While the rise of New Nordic might have been planned out from the very beginning by talented chefs, the popularity of the cuisine on a global scale has everything to do with much older Nordic culinary traditions.


When New Nordic was first being dreamt up, traditional Nordic cuisine was suffering a slow death under the pressures of the modern industrialized food industry. While plenty of people could remember and even perhaps make the more traditional recipes of the region, the cuisine as a whole was being pushed aside for more convenient, often imported, foods.


Rather than inventing a new cuisine, New Nordic simply brought back to light the ignored but not quite vanished elements of the traditional Nordic kitchen.


The people of the Nordic region haven’t needed to rely on traditional food preservation techniques since the invention of the refrigerator. Imported foods made it possible for fresh vegetables and fruits to be available all winter long.


The industrialized food industry meant that in many places in the Nordic region food production was trending towards monocultures which were profitable on the international market. Denmark became one of the world’s biggest pork exporters while Norway dominated smoked salmon sales.


And yet, despite the odds, traditional Nordic cuisine managed to survive in the middle of all this modernization - not on the surface, not celebrated or enjoyed in everyday kitchens but still at least in the minds and memories of the Nordic people.


A traditional Scandinavian hunting cabin with a grass roof on the edge of a Nordic lake


Without this traditional knowledge to build upon, New Nordic cuisine would have had nowhere to turn, nothing to set it apart.


The world of fine dining is constantly looking for something new and trendy and at the start of the New Nordic culinary movement, new meant old.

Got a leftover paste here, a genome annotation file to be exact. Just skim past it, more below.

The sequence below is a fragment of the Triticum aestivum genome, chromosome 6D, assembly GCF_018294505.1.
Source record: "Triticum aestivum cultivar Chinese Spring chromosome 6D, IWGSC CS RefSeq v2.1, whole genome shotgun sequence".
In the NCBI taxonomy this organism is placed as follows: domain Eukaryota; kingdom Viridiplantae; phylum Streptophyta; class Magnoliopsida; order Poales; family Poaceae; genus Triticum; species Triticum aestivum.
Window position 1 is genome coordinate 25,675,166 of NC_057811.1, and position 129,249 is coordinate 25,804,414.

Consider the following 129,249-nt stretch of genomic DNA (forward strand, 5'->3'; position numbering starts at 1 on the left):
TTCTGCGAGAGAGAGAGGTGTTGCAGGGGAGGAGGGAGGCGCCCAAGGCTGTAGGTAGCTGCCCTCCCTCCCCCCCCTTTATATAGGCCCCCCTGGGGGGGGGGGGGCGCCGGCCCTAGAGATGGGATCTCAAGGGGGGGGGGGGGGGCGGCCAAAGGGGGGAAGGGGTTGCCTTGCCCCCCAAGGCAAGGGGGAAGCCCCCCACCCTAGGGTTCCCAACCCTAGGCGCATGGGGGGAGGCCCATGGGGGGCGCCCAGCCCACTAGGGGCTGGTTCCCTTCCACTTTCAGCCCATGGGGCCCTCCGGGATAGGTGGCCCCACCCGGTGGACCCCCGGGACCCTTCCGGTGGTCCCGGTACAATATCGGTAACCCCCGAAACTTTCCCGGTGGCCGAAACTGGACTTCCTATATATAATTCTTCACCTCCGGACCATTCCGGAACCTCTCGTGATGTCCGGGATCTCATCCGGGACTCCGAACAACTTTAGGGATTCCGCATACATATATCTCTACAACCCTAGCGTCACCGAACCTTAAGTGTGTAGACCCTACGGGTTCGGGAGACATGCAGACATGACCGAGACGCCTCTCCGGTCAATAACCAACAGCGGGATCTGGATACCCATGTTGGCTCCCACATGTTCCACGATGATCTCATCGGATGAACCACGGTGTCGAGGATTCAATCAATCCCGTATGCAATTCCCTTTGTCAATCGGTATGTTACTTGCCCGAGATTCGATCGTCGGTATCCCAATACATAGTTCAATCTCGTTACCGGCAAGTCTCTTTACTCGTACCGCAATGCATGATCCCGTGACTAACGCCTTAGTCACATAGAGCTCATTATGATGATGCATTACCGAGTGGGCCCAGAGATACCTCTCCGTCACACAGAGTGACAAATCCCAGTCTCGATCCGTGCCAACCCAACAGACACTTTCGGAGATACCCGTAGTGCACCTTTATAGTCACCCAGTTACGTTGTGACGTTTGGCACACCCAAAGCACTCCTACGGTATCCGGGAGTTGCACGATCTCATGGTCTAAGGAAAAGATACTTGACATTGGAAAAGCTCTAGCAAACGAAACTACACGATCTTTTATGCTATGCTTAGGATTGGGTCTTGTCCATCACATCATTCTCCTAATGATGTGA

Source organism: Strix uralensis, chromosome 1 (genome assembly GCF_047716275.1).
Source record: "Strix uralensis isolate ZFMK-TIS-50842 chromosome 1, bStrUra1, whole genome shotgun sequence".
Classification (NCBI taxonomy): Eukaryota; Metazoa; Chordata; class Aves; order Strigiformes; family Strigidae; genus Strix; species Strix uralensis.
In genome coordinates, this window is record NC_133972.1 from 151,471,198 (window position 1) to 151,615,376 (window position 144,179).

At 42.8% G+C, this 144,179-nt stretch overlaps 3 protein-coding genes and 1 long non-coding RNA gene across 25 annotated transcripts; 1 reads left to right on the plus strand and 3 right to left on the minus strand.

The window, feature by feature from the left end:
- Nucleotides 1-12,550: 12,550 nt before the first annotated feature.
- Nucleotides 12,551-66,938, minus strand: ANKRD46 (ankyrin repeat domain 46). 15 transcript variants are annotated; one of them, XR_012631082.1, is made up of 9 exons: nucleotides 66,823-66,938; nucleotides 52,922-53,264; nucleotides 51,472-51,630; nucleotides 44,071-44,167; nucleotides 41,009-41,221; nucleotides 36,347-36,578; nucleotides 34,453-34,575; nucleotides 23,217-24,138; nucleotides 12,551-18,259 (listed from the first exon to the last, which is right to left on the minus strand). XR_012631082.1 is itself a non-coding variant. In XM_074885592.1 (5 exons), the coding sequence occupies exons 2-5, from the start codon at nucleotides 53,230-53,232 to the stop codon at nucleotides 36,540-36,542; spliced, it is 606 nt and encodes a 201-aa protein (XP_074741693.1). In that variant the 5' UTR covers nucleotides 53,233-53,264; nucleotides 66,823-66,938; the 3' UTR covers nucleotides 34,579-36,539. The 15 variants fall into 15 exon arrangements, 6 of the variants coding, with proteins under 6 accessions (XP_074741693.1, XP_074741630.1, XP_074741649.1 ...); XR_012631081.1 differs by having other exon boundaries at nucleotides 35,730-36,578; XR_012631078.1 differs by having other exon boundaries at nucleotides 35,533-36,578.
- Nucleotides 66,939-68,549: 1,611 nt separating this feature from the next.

It took digging out old cookbooks, research trips to more remote and traditional regions of the Nordic, and cooking lessons with grandmothers and great-grandmothers to recover many pieces of the old Nordic culinary traditions.


A whole culinary heritage was on the verge of being lost to history forever but at the last moment saved by the young creative minds of a few passionate chefs.


Today there is a renewed pride in traditional Nordic cuisine. People are learning the recipes of their ancestors, preserving their family culinary traditions, and celebrating the flavors and ingredients of the past.


What would have happened though if the New Nordic culinary movement hadn’t come about? What if the people of the Nordic had continued to embrace the convenience of imported foods all winter long and grown bored with the flavors of the past?


For how many more generations would the traditional techniques, knowledge, and recipes have survived just below the surface?  


It took a huge movement in the modern food world to bring traditional Nordic cuisine back to life and quite literally millions of dollars.


Not every traditional food culture has this kind of luck.


Are we at this very moment losing the last pieces of another unique and important food culture somewhere else in the world?


What is being lost under the pressures of the modern food industry and how can we perhaps encourage other movements, like that of New Nordic cuisine, to ensure diversity is preserved throughout the world’s food systems?